I explained we couldn’t make any mistakes because unless we hit everything perfect it was the only way we could accomplish everything within the time available. My scheme was so tightly wound that Ralf was both pretty nervous about missing his flight, but I was pretty confident it all could work. But I will admit it was pretty tense and made for a bit of a hairy 70 mph ride all the way to the airport, but in the end my plan all worked out.
Unfortunately three consecutive 14-hour days with only 4 hours sleep on Monday didn’t improve my health at all, ultimately bringing 2 days straight of diarrhea. I could hardly keep anything down and my appetite all but disappeared. My body was telling me I was doing too much with the pneumonia clearly still in my system. So I stopped doing everything and rested for two days. Just when I started feeling better on Friday, the second shooting weekend hit Saturday September 26th, 2015.
One of the great things about the second weekend for me and my wife Paula, was that our friend Kenwick Cook decided to fly in from Bartlesville, Oklahoma to be part of the film. I picked him up on Thursday night at JFK and it was great for us catching up, since the last time he’d been in New York was 2001.
Ed Gorman stepped up to the production plate again the second weekend, volunteering to pick up Diana Noris from the airport as she arrived from Miami to play “Vala Schneider.” Looking at it now, Ed was absolutely the perfect person to ensure Diana got to her hotel. Our financial contributor from the west coast made sure to cover Diana’s hotel for the weekend, which was a big help.
When we shot our second day inside Riverhead Town Hall, Saturday September 26th, 2015, I changed my approach by having the crew arrive before our first set of actors. I didn’t do this the first weekend because we had so much to do and everyone that day was pretty much involved from the get-go.
The first scene on the 26th was the short scene inside the Police Control Room. Things went without a hitch as actor David Denowitz brought his leadership qualities to playing “Captain Friedkin” and actor Joseph Valentino did a wonderful job as “Officer Garcia”, especially after I decided to add his character last moment.
Following this, I thought we would be able to get right into finishing the Interrogation Room last couple scenes that we couldn’t complete on Friday September 18th. Unfortunately the length of time it took Diana Noris to get made up in her full possession make-up took much longer than anticipated and caused a delay.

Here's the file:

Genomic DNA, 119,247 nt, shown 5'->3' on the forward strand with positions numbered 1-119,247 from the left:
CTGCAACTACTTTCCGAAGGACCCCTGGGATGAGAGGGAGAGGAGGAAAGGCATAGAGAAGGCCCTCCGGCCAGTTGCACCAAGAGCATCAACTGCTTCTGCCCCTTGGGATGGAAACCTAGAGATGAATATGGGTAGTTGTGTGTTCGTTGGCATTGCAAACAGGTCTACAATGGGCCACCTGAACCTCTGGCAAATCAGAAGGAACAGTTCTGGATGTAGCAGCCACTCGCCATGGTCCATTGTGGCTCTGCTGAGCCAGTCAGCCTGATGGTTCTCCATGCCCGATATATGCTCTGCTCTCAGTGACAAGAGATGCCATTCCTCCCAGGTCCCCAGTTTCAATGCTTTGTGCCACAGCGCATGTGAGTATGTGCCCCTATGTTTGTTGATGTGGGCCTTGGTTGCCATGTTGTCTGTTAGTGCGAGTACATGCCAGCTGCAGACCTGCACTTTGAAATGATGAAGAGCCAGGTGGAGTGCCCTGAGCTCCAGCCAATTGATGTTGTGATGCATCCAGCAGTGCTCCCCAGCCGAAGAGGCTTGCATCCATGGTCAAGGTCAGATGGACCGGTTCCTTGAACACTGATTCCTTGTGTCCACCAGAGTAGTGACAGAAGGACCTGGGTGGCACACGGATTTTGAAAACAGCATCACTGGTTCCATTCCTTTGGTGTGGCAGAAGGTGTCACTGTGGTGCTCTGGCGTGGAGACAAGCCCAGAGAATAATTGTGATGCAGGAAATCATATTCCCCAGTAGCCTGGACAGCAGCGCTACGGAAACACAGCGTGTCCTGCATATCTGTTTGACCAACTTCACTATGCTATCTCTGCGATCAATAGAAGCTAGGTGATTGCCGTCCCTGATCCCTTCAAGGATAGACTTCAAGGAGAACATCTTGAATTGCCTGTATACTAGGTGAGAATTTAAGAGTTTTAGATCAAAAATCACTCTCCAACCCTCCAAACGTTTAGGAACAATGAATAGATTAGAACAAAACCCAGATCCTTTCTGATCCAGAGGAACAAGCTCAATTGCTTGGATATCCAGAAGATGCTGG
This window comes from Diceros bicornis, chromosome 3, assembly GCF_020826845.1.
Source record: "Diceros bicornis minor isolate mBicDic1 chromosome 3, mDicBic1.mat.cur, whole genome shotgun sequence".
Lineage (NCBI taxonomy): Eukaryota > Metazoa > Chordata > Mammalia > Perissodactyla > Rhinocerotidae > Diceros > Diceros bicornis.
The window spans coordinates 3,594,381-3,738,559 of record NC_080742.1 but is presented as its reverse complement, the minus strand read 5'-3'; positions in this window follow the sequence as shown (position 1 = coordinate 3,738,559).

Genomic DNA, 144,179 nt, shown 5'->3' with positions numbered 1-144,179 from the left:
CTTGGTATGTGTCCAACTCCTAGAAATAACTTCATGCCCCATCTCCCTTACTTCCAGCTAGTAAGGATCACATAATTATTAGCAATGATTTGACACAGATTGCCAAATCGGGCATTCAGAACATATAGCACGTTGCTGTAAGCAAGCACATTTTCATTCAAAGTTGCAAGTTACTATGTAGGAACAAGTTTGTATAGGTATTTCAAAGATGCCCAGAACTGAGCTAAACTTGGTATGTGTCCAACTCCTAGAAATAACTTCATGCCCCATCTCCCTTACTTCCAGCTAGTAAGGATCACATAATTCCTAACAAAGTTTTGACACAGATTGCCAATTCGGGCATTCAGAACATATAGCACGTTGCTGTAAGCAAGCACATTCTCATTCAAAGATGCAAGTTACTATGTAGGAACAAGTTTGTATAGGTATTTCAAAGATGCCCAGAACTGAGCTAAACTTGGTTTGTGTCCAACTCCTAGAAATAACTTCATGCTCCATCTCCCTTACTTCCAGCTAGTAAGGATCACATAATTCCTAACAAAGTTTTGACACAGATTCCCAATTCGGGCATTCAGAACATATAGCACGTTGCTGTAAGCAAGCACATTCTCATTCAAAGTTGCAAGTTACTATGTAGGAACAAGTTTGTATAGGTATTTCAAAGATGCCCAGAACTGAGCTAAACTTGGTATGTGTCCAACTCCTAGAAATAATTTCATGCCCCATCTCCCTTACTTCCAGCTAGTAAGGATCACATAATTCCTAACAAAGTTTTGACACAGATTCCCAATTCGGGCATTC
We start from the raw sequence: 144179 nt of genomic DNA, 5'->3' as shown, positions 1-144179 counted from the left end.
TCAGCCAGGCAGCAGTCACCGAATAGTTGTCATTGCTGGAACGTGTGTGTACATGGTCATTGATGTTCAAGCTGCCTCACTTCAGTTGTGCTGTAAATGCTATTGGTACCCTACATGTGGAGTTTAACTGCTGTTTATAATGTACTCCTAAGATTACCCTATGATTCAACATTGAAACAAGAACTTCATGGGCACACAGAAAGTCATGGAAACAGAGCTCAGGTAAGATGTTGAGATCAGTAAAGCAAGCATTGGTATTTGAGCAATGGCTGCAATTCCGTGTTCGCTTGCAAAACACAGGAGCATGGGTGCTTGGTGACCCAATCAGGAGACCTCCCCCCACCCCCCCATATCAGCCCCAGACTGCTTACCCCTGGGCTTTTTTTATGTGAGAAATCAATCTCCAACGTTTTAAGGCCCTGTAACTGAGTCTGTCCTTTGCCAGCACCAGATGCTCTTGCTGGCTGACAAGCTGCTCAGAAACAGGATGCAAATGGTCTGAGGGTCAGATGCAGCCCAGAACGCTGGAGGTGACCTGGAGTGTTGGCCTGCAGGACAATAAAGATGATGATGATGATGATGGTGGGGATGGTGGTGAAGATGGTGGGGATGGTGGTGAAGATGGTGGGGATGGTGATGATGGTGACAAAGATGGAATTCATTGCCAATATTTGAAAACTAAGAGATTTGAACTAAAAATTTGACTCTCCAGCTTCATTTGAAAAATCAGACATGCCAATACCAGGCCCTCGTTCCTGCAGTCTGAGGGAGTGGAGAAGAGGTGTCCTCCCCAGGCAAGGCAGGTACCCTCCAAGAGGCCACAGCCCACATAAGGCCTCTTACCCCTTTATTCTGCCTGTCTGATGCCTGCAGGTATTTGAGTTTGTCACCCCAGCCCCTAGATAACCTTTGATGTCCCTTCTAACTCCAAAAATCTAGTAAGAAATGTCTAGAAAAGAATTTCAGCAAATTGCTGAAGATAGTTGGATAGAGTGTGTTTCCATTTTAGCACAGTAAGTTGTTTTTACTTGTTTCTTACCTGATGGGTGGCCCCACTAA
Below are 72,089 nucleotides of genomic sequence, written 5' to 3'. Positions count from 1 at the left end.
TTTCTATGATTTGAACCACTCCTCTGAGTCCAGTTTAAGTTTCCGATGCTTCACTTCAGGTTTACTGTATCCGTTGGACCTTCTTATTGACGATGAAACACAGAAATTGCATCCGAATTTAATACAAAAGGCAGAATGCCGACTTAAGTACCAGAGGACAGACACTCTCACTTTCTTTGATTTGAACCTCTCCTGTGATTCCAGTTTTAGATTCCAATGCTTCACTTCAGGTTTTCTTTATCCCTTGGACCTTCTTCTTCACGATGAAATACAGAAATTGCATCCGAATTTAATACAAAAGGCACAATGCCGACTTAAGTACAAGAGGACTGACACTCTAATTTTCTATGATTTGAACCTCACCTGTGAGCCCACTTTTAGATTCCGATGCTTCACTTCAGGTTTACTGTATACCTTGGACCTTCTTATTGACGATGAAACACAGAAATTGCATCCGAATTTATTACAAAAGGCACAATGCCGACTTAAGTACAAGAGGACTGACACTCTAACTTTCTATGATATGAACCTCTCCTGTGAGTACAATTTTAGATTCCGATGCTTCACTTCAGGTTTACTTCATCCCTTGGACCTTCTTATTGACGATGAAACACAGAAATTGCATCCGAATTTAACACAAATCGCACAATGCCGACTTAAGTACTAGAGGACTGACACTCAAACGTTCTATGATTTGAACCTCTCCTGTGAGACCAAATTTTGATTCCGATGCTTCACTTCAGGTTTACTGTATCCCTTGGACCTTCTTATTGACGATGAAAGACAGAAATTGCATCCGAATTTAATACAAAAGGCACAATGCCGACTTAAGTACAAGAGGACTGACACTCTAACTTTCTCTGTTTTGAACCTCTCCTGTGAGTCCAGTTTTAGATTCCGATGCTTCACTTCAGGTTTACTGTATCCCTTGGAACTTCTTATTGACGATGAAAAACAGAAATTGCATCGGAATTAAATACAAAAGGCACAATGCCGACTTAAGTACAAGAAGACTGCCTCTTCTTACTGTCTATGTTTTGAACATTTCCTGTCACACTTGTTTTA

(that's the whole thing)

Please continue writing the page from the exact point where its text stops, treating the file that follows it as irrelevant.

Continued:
Speaking of Diana Noris, I have got to hand it to the actress for making the most of the second weekend on the film. She really embraced playing in her words a “bad ass” and when she was in her make-up, under the flashing lights and black lightning, she could be quite frightening.
I’ve also got to credit Special Make-Up Effects Artist Church Haley and his Assistant Beatrice (Stash) Sniper for doing an outstanding job of making Diana look terrifying. Their make-up design reminded me of The Exorcist, which can never be a bad thing when making a movie about the Devil.
Once Diana was completely airbrushed with special black-light make-up (you could only see the spooky details with ultraviolet light, which came from handheld lamps emitting long wave (UV-A) ultraviolet light), the actress was transformed into a demon. This artistic approach was a choice Church wanted to utilize on The Devil’s Five, since he’d never seen it in a film. Diana ghoulish appearance helped the actress release her inner-demon, something she accomplished by unleashing a trail of carnage in the film.
Special make-up effects don’t help short shooting schedules and are not predictable in terms of how they will ultimately play out on set. But we had some real acting troopers who rolled with the gore. These included actors David Denowitz, James Tansey and Vanessa Michelle Charles.
Church Haley said that when he & Beatrice cast Vanessa’s head, that she had one of the best attitudes he’d ever worked with, staying calm under all the casting material and seemingly making the most out of the situation.